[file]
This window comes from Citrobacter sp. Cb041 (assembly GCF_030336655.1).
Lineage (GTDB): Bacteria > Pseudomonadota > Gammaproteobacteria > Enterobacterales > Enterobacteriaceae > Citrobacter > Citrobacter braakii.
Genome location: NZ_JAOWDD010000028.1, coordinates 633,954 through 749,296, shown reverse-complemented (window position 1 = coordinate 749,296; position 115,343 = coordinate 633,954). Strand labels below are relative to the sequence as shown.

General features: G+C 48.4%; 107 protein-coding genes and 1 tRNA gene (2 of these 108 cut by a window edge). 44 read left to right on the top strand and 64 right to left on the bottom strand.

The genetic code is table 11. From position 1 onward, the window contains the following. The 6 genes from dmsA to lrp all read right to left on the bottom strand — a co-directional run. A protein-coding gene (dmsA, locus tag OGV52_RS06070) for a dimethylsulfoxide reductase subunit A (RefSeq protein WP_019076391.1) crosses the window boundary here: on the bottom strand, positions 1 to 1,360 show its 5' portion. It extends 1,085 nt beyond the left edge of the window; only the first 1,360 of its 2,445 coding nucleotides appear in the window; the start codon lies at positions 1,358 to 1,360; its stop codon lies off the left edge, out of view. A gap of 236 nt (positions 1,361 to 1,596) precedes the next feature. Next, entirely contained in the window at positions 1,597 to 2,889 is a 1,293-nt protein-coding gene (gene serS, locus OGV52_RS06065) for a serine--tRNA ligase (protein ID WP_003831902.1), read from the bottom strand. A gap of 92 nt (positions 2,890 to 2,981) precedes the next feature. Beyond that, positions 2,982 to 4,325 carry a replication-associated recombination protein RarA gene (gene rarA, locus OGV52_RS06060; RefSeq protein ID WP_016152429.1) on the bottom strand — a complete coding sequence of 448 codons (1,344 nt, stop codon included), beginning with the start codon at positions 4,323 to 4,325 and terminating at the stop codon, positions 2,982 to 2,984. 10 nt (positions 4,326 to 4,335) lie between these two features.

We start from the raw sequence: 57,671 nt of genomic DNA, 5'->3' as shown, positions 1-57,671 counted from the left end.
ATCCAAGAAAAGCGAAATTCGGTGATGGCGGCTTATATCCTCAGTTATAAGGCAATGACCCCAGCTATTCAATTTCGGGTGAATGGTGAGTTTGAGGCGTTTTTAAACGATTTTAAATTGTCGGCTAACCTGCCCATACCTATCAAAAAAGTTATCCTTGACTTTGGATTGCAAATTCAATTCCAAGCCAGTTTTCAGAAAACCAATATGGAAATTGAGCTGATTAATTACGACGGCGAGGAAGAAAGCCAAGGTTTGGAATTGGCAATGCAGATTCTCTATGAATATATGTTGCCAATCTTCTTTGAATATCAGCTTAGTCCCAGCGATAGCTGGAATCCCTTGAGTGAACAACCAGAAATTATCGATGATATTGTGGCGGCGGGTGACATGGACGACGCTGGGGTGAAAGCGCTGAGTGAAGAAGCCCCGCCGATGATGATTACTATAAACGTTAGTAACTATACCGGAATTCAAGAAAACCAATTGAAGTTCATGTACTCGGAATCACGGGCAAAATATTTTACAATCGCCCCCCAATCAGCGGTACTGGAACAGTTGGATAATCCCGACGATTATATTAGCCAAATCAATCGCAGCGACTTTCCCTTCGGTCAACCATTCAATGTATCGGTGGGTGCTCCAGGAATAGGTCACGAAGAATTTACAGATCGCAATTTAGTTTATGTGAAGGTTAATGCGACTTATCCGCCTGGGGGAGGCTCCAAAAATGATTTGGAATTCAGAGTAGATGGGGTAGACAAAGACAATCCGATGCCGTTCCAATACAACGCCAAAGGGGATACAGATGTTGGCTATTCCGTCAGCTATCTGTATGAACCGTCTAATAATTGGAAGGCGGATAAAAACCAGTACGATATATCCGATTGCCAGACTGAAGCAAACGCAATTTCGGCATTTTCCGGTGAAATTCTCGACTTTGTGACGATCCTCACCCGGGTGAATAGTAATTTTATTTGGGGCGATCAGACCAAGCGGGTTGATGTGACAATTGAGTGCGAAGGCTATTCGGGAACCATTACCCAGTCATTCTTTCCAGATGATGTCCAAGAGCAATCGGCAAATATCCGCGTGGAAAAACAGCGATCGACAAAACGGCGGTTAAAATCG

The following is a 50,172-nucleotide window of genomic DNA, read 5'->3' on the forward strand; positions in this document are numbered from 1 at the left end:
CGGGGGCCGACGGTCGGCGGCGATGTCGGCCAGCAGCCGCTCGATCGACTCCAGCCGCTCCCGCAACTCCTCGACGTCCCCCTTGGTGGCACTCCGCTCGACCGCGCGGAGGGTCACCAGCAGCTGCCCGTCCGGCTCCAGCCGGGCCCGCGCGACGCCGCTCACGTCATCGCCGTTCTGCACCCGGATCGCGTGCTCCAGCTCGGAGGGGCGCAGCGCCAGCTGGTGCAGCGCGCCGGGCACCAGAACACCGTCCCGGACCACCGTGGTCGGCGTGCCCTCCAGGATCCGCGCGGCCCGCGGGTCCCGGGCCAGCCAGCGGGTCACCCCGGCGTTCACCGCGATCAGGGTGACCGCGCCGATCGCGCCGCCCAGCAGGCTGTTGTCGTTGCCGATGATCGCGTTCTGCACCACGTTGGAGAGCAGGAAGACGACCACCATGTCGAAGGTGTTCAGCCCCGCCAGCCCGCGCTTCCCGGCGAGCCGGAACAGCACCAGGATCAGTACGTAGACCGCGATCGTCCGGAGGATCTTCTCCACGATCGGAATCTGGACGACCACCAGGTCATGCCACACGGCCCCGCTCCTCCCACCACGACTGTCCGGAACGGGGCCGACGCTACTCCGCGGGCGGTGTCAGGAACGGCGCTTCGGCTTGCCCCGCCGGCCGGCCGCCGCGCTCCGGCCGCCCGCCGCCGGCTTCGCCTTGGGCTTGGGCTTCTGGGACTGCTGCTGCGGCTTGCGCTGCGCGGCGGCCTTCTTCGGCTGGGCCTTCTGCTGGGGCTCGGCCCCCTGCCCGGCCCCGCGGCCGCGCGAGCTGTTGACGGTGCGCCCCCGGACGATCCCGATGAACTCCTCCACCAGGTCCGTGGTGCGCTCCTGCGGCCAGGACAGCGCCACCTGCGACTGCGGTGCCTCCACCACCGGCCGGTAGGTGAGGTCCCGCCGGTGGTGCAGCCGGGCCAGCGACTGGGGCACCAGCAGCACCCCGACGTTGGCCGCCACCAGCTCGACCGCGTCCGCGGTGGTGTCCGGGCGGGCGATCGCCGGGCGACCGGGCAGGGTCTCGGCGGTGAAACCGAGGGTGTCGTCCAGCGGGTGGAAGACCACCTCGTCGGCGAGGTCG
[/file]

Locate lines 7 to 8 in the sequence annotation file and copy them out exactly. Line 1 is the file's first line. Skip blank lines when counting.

ATCCAAGAAAAGCGAAATTCGGTGATGGCGGCTTATATCCTCAGTTATAAGGCAATGACCCCAGCTATTCAATTTCGGGTGAATGGTGAGTTTGAGGCGTTTTTAAACGATTTTAAATTGTCGGCTAACCTGCCCATACCTATCAAAAAAGTTATCCTTGACTTTGGATTGCAAATTCAATTCCAAGCCAGTTTTCAGAAAACCAATATGGAAATTGAGCTGATTAATTACGACGGCGAGGAAGAAAGCCAAGGTTTGGAATTGGCAATGCAGATTCTCTATGAATATATGTTGCCAATCTTCTTTGAATATCAGCTTAGTCCCAGCGATAGCTGGAATCCCTTGAGTGAACAACCAGAAATTATCGATGATATTGTGGCGGCGGGTGACATGGACGACGCTGGGGTGAAAGCGCTGAGTGAAGAAGCCCCGCCGATGATGATTACTATAAACGTTAGTAACTATACCGGAATTCAAGAAAACCAATTGAAGTTCATGTACTCGGAATCACGGGCAAAATATTTTACAATCGCCCCCCAATCAGCGGTACTGGAACAGTTGGATAATCCCGACGATTATATTAGCCAAATCAATCGCAGCGACTTTCCCTTCGGTCAACCATTCAATGTATCGGTGGGTGCTCCAGGAATAGGTCACGAAGAATTTACAGATCGCAATTTAGTTTATGTGAAGGTTAATGCGACTTATCCGCCTGGGGGAGGCTCCAAAAATGATTTGGAATTCAGAGTAGATGGGGTAGACAAAGACAATCCGATGCCGTTCCAATACAACGCCAAAGGGGATACAGATGTTGGCTATTCCGTCAGCTATCTGTATGAACCGTCTAATAATTGGAAGGCGGATAAAAACCAGTACGATATATCCGATTGCCAGACTGAAGCAAACGCAATTTCGGCATTTTCCGGTGAAATTCTCGACTTTGTGACGATCCTCACCCGGGTGAATAGTAATTTTATTTGGGGCGATCAGACCAAGCGGGTTGATGTGACAATTGAGTGCGAAGGCTATTCGGGAACCATTACCCAGTCATTCTTTCCAGATGATGTCCAAGAGCAATCGGCAAATATCCGCGTGGAAAAACAGCGATCGACAAAACGGCGGTTAAAATCG

The following is a 50,172-nucleotide window of genomic DNA, read 5'->3' on the forward strand; positions in this document are numbered from 1 at the left end: